What You Should Know About Drinking on Antidepressants

Antidepressants are prescribed medications that help people cope with symptoms of anxiety, depression, seasonal affective disorder, dysthymia, and several other mental health conditions. These medications attempt to balance neurotransmitters in the brain that are responsible for behavior and mood. Drinking on antidepressants introduces a variety of issues and can be extremely dangerous. Combining alcohol and antidepressants leads to worsened symptoms and other health risks.

How Do Antidepressants Work?

Humans tend to experience occasional sadness, which is completely normal. When sadness becomes persistent and overwhelming, it may be time to consult a doctor. Your doctor will expose you to treatments and may eventually prescribe medication that can help your specific circumstance. 

The most common prescribed antidepressant types are selective serotonin reuptake inhibitors (SSRIs). These medications boost serotonin levels in the brain in an attempt to treat anxiety and depressive disorders. Doctors typically prescribe antidepressants to individuals who do not respond well to other treatments.

Antidepressants are not a perfect solution for everyone. They often work best alongside talk therapy. In general, doctors will try to use therapy and other treatments before prescribing medication to their patients. Many people believe using antidepressant medication will dull their personality or make them feel different, but studies show this is not always the case.

Antidepressants may cause some side effects, especially during the first few weeks of a new regimen. Mild side effects may include gastrointestinal issues and some medications may worsen depression.

Types of Antidepressants

Antidepressants are generally divided into five primary types:

SSRIs

Selective serotonin reuptake inhibitors are the most popular antidepressants. Doctors prescribe this medication for treating depression. SSRIs tend to have the fewest side effects when compared to other types of antidepressants.

SSRIs work to block the absorption of serotonin in the brain. By doing so, brain cells can more productively send and receive messages, which results in more stable moods. The first “S” in SSRI stands for selective, which is an essential distinction of the medication. “Selective” refers to the medication’s ability only to affect serotonin and not the other neurotransmitters in the brain.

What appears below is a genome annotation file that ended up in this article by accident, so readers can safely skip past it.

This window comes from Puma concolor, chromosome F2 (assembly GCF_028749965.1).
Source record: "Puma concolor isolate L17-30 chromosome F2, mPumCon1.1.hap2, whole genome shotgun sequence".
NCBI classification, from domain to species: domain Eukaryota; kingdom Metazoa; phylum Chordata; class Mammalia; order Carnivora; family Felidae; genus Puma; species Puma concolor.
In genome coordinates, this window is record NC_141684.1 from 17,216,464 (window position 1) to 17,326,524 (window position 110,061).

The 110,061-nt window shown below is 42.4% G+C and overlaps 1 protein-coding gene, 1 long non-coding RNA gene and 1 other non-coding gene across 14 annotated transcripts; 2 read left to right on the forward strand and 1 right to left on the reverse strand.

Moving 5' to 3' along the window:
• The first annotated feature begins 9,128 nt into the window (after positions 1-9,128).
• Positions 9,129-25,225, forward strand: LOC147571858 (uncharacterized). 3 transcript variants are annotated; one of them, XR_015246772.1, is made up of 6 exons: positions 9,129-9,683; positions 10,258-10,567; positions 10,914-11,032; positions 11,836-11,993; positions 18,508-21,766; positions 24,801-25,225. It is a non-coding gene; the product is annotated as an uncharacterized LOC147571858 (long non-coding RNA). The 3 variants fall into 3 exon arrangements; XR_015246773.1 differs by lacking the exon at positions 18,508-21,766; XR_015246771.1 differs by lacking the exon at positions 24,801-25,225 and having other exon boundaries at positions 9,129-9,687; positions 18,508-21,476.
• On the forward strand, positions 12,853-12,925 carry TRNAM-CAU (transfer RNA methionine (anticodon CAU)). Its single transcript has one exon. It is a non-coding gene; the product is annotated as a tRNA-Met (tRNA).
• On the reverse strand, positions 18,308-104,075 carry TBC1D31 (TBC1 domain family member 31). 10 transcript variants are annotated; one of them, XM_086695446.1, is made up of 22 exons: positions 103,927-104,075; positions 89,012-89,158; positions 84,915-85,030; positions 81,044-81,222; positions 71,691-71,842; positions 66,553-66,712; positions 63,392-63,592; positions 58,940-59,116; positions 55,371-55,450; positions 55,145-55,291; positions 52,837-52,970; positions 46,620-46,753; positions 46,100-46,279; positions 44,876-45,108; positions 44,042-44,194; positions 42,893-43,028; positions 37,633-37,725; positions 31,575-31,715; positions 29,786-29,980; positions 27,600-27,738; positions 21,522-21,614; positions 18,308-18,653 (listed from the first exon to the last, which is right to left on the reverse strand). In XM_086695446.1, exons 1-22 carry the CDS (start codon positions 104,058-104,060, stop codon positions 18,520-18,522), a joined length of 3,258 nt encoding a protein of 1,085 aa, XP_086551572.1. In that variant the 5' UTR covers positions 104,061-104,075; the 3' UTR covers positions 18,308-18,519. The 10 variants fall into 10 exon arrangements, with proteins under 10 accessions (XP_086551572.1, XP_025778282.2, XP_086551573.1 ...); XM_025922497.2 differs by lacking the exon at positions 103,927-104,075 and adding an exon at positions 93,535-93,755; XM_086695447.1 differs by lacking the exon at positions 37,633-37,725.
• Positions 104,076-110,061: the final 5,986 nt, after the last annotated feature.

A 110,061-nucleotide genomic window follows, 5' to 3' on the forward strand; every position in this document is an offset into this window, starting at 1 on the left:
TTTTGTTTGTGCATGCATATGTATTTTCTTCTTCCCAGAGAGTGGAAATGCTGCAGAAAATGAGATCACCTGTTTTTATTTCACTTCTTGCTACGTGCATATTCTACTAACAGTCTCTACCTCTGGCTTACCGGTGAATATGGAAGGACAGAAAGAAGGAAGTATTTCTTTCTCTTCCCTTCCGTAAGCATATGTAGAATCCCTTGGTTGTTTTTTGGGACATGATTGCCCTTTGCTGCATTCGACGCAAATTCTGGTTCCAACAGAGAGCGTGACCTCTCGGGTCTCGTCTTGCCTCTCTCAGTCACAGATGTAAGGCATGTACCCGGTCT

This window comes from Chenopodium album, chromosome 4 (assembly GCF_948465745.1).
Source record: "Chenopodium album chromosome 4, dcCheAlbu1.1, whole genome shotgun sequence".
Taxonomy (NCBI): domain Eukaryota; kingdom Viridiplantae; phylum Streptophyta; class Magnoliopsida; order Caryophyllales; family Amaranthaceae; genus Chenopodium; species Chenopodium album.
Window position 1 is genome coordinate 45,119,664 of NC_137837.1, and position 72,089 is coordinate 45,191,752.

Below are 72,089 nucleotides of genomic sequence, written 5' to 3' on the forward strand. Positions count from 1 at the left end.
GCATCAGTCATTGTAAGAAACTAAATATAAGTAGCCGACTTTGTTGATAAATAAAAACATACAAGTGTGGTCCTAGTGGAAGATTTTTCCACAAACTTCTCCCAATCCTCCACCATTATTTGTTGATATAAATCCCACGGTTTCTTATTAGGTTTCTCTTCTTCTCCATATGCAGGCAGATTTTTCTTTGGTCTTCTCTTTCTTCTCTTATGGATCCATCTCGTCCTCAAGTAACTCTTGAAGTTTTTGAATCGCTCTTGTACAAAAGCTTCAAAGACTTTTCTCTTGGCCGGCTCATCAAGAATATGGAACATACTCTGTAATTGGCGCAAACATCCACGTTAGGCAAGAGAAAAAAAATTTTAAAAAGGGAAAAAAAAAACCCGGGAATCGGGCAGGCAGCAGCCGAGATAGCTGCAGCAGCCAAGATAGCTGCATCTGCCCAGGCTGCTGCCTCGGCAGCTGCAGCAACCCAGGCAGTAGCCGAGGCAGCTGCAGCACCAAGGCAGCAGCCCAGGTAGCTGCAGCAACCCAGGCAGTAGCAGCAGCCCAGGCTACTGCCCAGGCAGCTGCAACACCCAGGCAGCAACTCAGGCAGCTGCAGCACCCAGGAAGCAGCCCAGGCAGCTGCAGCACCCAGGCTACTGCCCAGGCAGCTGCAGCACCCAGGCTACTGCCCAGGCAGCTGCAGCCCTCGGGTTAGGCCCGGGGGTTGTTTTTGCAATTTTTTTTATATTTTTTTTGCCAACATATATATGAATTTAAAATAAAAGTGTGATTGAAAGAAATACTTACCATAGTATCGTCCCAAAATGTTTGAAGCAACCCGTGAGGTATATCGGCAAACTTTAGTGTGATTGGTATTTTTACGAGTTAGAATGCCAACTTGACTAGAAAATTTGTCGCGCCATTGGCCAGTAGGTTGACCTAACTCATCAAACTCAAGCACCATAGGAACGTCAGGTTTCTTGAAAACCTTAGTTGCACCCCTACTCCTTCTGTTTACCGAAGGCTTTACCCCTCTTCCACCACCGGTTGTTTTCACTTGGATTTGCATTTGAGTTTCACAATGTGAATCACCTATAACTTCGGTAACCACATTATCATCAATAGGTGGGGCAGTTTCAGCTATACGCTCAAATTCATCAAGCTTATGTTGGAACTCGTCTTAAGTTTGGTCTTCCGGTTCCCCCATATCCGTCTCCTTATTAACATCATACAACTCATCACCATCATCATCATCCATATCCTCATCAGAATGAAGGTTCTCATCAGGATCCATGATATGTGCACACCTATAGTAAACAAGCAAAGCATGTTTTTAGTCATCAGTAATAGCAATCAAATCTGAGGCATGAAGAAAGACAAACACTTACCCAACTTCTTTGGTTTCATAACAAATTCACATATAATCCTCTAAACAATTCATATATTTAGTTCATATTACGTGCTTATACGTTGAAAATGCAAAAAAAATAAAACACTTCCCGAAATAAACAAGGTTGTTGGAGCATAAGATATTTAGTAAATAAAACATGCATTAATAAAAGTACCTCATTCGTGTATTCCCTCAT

Mixing Prozac and Alcohol

Prozac is a common SSRI. Combining Prozac and alcohol can lead to rapid sedation. It is recommended not to mix the two substances.

Mixing Zoloft and Alcohol

Combining Zoloft and Alcohol can increase the adverse side effects of Zoloft. This may include issues with concentration, dizziness, and drowsiness.

Mixing Lexapro and Alcohol

Along with other antidepressants, it is best not to use alcohol while taking Lexapro. Alcohol can inhibit the medication from functioning correctly, which may aggravate symptoms of depression and anxiety.

SNRIs

Serotonin and noradrenaline reuptake inhibitors are most commonly used to treat major depression and mood disorders. In some cases, SNRIs are used to treat obsessive-compulsive disorder (OCD), attention-deficit hyperactivity disorder (ADHD), menopausal symptoms, anxiety disorders, chronic neuropathic pain, and fibromyalgia.

SNRIs essentially raise levels of norepinephrine and serotonin in the brain. These neurotransmitters play a crucial role in stabilizing mood. Though SSRIs and SNRIs can be highly beneficial for some, they do have some potential side effects, including:

  • Low sodium
  • Rash
  • Dry mouth
  • Low blood sugar
  • Nausea
  • Sweating
  • Weight loss
  • Diarrhea or constipation
  • Tremor
  • Insomnia
  • Sedation
  • Sexual dysfunction
  • Headache
  • Dizziness
  • Abnormal thinking
  • Agitation and anxiety

TCAs

Tricyclic antidepressants are used to treat depression, some types of anxiety, fibromyalgia and are sometimes used to help manage chronic pain. It’s reported that during the first few weeks of taking the medication, TCAs can affect coordination and make the user feel drowsy. Manufacturers of the medication recommend avoiding alcohol while taking TCAs. Some report it is safe to drink alcohol in small amounts while on the medication.

Side effects of taking tricyclics may include:

  • Insomnia
  • Seizures
  • Rash
  • Anxiety
  • Irregular heartbeat
  • Hypertension
  • Weight loss
  • Abdominal cramps
  • Constipation
  • Nausea and vomiting
  • Urinary retention
  • Sexual dysfunction

MAOIs

Before the introduction of SNRIs and SSRIs, MAOIs were the most commonly prescribed antidepressant. Monoamine oxidase inhibitors, or MAOIs, inhibit a brain enzyme called monoamine oxidase, which helps break down serotonin. In theory, MAOIs help stabilize moods by allowing more serotonin to circulate through the brain.

MAOIs tend to interact with several foods and other medications. Therefore, doctors typically prescribe SSRIs more often than MAOIs. Doctors may prescribe an MAOI to their patients if other antidepressants have not worked. These medications are known to have bad reactions to certain types of alcoholic beverages. MAOIs can cause issues with blood pressure if mixed with alcohol. In general, people who take MAOIs should completely avoid drinking alcohol.

Side effects of taking MAOIs include:

  • Rash